National Aboriginal Day: Summer Reading List

June 20, 2013

Friday, June 21, is National Aboriginal Day. This is a day we celebrate the Inuit, Metis and First Nations in Canada. In honor of National Aboriginal Day, I thought I would put together my top five books on the subject of Aboriginal peoples in Canada. A self-professed nerd, I read a lot on a wide variety of topics, both fiction and non-fiction. As an Aboriginal Engagement advisor, topics around Aboriginal issues in B.C. and Canada garner a lot of my interest. These books are my own personal favorites and hopefully, one or two can find their way onto your own summer reading list.

Richard Wagamese, Indian Horse

I start my list with a great novel written by Richard Wagamese that explores the story of a young man who started life living a traditional lifestyle in the wilderness, attended a residential school and then left to navigate 1960s Canada on his own. Wagamese writes a powerful narrative that explores the personal impact on the residential school system and deals with raw, emotional, and compelling themes. As a 256 page paperback, this is the perfect travelling companion.

Harry Swain, Oka: A Political Crisis and Its Legacy

As a recent graduate of Simon Fraser University’s School of Public Policy, I am fascinated by stories of the inner-workings of multiple levels of government, how bureaucracies clash and how overlapping jurisdictions often result in major political, social and cultural issues. Harry Swain, a former federal official, writes about his inside experiences during the Oka crisis in the summer of 1990 when Mohawk warriors barricaded a road near Oka, Quebec to stop golf course expansion into their traditional burial ground. This is a crucial read for anyone attempting to understand Crown-Aboriginal relationships and the history of Aboriginal protests and blockades.

Calvin Helin, Dances with Dependency: Out of Poverty Through Self-Reliance

This is a thought-provoking book that aims to help explain the current socio-economic situation of most First Nations in B.C. and also offers suggestions for how lessen those socio-economic gaps between Aboriginals and non-Aboriginals across Canada. Helin boldly challenges the status quo of on-reserve governance and federal funding, using the impending demographic tsunami (a burgeoning, youthful Aboriginal population largely dependent on federal transfers combined with an aging non-Aboriginal population that will soon be retiring and accessing their own federal transfers) to call for reform on federal Aboriginal policies. While his ideas are hotly contested throughout the country, it is important to read Helin’s work for yourself and draw your own conclusions on Aboriginal economic advancement, the dependency trap and a shifting of social and cultural expectations.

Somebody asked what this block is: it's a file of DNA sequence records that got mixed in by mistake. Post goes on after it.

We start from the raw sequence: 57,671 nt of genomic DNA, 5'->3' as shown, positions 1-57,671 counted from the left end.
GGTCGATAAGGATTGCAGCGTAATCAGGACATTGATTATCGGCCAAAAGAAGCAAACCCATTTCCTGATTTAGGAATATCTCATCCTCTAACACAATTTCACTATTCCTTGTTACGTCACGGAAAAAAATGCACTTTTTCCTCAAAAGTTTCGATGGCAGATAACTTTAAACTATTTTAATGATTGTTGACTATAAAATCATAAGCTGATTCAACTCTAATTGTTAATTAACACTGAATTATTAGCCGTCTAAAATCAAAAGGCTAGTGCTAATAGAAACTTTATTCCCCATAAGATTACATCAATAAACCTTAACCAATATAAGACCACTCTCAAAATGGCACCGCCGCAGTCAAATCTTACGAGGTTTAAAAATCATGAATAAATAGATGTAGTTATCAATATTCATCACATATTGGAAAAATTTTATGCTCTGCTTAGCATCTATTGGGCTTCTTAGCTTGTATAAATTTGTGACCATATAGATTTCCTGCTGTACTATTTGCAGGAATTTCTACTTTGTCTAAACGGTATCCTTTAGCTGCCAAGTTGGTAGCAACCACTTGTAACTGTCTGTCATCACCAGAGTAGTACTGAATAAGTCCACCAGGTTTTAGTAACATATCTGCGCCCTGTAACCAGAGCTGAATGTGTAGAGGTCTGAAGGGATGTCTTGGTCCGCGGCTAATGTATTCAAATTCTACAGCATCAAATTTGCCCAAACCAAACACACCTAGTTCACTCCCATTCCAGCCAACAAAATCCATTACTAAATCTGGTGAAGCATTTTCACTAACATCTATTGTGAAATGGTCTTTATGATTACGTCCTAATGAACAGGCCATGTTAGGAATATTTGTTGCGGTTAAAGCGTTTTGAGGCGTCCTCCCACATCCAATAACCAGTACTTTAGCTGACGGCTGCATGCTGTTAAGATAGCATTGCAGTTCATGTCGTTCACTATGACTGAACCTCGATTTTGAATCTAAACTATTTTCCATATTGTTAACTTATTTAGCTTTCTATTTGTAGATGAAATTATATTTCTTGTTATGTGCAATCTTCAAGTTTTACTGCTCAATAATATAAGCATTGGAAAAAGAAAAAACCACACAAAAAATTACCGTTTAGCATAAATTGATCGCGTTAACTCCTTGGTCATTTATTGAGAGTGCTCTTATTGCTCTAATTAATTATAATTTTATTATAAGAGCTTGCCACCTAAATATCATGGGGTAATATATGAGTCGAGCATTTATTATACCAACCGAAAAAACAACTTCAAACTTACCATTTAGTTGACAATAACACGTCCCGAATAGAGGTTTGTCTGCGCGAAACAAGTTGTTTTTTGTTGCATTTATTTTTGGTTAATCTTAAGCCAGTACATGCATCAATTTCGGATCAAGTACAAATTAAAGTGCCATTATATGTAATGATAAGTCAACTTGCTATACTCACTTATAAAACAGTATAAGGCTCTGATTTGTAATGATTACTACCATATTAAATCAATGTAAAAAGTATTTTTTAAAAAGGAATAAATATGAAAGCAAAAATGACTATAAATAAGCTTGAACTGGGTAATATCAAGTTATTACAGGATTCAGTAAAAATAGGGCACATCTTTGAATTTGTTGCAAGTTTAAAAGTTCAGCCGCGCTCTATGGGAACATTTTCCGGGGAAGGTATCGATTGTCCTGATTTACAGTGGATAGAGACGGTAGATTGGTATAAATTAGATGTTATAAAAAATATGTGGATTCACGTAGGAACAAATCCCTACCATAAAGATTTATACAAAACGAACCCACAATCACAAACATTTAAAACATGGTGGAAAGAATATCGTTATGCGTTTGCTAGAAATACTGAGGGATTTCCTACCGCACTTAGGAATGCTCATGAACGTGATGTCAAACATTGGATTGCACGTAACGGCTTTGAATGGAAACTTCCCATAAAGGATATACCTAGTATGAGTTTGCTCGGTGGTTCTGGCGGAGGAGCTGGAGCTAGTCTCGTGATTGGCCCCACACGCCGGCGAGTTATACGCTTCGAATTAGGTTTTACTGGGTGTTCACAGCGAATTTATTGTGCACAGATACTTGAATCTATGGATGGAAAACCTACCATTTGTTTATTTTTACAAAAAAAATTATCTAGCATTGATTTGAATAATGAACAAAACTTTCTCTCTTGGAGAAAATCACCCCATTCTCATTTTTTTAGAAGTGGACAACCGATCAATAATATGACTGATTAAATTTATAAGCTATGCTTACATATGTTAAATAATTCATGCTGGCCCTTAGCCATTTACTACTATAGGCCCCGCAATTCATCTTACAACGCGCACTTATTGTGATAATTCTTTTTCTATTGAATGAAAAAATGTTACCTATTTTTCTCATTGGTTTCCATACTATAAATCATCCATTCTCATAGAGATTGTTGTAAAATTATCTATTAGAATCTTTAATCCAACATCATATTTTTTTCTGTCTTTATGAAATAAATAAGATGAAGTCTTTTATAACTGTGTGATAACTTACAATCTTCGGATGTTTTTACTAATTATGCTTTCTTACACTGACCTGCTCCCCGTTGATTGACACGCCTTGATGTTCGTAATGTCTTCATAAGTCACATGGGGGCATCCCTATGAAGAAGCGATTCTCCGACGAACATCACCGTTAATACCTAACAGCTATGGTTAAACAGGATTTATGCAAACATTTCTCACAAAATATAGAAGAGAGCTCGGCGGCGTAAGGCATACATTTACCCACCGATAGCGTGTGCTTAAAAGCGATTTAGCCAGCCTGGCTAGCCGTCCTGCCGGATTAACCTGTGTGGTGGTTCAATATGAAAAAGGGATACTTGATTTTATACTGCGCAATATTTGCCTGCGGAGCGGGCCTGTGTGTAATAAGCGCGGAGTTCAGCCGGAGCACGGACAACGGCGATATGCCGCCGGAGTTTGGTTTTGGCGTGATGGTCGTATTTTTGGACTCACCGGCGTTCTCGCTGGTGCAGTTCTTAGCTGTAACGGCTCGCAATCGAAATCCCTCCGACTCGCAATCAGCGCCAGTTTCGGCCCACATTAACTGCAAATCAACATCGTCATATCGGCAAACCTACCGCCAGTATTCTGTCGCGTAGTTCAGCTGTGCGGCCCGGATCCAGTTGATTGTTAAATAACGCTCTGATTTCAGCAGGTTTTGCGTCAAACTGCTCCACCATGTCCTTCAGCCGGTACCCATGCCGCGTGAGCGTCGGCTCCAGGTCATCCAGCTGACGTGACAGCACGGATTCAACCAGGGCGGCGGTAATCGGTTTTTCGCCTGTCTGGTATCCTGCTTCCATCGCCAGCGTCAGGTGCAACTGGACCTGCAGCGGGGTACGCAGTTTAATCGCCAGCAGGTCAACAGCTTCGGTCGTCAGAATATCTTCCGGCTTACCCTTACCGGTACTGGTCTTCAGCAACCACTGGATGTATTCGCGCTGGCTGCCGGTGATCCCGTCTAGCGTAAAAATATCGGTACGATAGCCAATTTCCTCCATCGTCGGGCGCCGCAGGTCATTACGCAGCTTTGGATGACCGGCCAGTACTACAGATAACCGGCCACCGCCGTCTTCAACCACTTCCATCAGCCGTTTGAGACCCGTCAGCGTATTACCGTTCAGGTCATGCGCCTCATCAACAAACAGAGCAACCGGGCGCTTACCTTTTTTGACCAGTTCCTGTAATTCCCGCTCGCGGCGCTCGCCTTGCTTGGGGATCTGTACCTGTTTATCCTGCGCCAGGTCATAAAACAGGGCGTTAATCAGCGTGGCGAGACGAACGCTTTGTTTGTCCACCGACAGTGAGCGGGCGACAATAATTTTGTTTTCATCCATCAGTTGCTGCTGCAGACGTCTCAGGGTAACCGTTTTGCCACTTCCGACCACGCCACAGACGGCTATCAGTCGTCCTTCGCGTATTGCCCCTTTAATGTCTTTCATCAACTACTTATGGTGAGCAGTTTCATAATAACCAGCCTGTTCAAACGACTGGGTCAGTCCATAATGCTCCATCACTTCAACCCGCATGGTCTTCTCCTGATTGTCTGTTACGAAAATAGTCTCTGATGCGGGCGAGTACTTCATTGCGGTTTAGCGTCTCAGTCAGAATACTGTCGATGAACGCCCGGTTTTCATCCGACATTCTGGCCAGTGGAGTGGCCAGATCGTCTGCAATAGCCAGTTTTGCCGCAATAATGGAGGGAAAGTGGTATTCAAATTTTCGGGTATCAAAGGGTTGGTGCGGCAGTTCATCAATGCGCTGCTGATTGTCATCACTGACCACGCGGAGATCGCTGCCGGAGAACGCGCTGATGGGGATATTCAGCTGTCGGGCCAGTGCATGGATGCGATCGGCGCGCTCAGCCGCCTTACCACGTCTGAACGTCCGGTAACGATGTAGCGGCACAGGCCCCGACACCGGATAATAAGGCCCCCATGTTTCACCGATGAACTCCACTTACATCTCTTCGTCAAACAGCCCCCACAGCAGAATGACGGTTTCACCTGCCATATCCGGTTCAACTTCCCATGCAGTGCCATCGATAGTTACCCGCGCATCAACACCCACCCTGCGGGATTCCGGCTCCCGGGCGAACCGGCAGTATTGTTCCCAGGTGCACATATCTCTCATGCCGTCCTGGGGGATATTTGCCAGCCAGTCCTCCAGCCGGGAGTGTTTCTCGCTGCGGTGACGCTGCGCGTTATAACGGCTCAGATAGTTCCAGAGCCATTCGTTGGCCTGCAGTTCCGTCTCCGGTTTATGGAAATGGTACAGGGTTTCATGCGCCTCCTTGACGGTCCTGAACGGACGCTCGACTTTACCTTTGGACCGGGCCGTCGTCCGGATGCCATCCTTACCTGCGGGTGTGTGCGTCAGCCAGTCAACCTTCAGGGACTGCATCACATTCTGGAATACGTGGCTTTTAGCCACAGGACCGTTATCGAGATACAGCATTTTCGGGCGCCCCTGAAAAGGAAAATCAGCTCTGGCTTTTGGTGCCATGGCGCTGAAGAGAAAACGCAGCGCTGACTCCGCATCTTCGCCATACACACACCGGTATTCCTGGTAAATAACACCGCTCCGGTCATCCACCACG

Joseph Boyden, Three Day Road

Boyden’s enthralling historical fiction tells the story of two young Cree men who volunteer to fight for Canada during World War I. The two main characters symbolize both traditional and modern Aboriginal experiences, as one was raised by his family on the land has excellent hunting instincts and strong spiritual beliefs, while the other attended a residential school and fits in better within his anglicised military milieu. The novel also explores the issues of returning from the war and the struggles that Aboriginal war veterans faced reintegrating into their own culture and that of post-war Canada. Ever since I was assigned it in first-year English class, this is one of my most highly-recommended books to friends and family.

Thomas King, The Inconvenient Indian: A Curious Account of Native People in North America


Thomas King’s account of Aboriginal people in North America does not claim to be a history grounded in fact. King is adamant that he is pulling together a narrative based on stories, facts, personal experiences and his own beliefs. This makes for a refreshing read from a wonderful storyteller. I especially liked how King used examples of media portrayals of Aboriginal people to examine relationships between settler society and the indigenous populations of North America. Without placing blame, he brings up past issues and tries to find new ways to develop a relationship moving forward. An insightful, humorous page-turner that scores on both the information and entertaining scales.

– Jessica Davies, Advisor, Aboriginal Engagement, Communica